Wall Street futures rose sharply on Tuesday, pointing to another day of gains as the U.S. earnings season kicks into high gear.
S&P 500 futures climbed 1.9% and Dow Jones Industrialists added 1.6%.
Major indices posted significant gains to open the week on better-than-expected corporate earnings, although a strong US dollar could reduce sales and profits for companies that do a lot of business overseas.
Johnson & Johnson, which makes nearly half of its sales outside the United States, beat third-quarter expectations but narrowed its 2022 guidance range due to the strengthening dollar. Shares rose 1.7% before the bell.
Goldman Sachs posted quarterly profit of $3.07 billion, easily beating Wall Street expectations and shares rose nearly 3%.
Netflix and United Airlines release their results after the closing bell on Tuesday. Tesla, American Airlines and two major railroads, which are in the midst of a disputed union vote on a new contract, release their results on Thursday.
The dollar was trading at 149.13 Japanese yen, down from 148.98 yen. Senior Japanese officials have signaled they may intervene in the market to try to stem volatility and support the yen, which has weakened sharply against the dollar this year.
The euro fell to 98.31 cents from 98.41 cents. The soaring dollar is now worth more than the euro for the first time in 20 years.
In Europe at midday, the German DAX rose 1.3% while the CAC 40 in Paris and the FTSE in London each climbed 0.9%.
UK government bonds rallied after the country’s new Treasury chief scrapped nearly all of a series of unfunded tax cuts that had rattled markets.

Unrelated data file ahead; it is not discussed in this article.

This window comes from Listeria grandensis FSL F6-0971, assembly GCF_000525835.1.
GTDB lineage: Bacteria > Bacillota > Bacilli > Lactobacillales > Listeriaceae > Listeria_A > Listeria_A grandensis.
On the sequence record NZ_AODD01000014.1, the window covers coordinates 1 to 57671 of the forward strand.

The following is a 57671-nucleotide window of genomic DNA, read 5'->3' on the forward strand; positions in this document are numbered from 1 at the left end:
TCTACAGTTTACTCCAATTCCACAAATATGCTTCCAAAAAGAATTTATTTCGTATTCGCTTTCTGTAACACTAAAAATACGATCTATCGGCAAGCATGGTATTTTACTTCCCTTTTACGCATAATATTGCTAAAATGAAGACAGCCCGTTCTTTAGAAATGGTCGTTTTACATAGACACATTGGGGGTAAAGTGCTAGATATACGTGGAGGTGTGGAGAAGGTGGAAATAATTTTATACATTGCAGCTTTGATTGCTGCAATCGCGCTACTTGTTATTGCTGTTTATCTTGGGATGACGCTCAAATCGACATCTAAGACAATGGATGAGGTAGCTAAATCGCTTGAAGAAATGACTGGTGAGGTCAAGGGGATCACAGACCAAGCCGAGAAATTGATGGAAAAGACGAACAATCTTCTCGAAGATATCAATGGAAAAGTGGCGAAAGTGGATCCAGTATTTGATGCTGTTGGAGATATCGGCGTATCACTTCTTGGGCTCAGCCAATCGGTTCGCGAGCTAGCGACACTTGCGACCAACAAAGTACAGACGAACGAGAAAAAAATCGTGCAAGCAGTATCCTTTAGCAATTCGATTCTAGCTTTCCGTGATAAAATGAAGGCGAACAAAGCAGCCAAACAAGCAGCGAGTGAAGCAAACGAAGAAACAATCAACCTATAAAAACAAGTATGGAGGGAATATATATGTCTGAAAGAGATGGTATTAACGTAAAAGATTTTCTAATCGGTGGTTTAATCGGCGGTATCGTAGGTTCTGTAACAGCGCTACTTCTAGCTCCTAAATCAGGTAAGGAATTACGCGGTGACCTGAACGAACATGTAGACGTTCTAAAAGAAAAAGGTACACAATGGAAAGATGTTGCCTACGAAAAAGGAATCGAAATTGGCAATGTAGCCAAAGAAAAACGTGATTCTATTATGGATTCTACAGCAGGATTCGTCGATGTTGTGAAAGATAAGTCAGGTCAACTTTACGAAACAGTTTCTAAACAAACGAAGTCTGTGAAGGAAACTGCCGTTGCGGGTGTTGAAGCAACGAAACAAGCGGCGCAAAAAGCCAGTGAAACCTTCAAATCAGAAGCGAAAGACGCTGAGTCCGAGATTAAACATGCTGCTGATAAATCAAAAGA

Elsewhere, the release of the most recent figures on China’s economic growth, due on Tuesday, has been postponed, removing a factor that was expected to boost trade. No specific reason was given, but the GDP report could have clashed with the confident tone of a Communist Party congress being held in Beijing.
There was little immediate news from the convention, where the party is expected to unveil its top leadership for the next five years a day after the rally ends.
Economists say the world’s second-largest economy may have seen growth as low as 3% in the last quarter, barely half the official target of 5.5%.
The data was not likely to “paint a particularly positive picture of China’s economy” when finally released, ING Economics said in a report, adding that “the delay suggests that the government believes the 20th Congress of the Parti is the most important thing happening in China right now and I would like to avoid further information flows that could create mixed messages.”
In Asian trading on Tuesday, Hong Kong’s Hang Seng Index jumped 1.8% to 16,914.58. The Shanghai Composite Index slipped 0.1% to 3,080.96.
Tokyo’s Nikkei 225 index rose 1.4% to 27,156.14 and Seoul’s Kospi climbed 1.4% to 2,249.95. In Australia, the S&P/ASX 200 rose 1.7% to 6,779.20. The Indian Sensex rose 0.8%.
Wall Street indices remain significantly lower than they were at the start of this year. The S&P 500 and Russell are down more than 22%, while the Nasdaq is down more than 31%. The Dow is down almost 17%.
Investors fear inflation will raise recession risks as the Federal Reserve and other central banks raise interest rates to curb soaring prices.
The latest round of corporate financial results could help give investors a clearer picture of how businesses and consumers are handling inflation.
Other big names reporting profits this week include American Airlines, Union Pacific and American Express.
In energy trading, the benchmark U.S. crude fell 12 cents to $85.34 a barrel in electronic trading on the New York Mercantile Exchange. It lost 15 cents to $85.46 a barrel on Monday.
Brent crude, the pricing basis for international oil, was essentially unchanged at $91.17 a barrel.
On Monday, the S&P 500 climbed 2.6% and the Dow Jones Industrial Average 1.9%. The Nasdaq gained 3.4%, while the Russell 2000 Index rose 3.2%.
Kurtenbach reported from Bangkok; Ott reported from Washington.
This story was originally published October 18, 2022 2:06 a.m.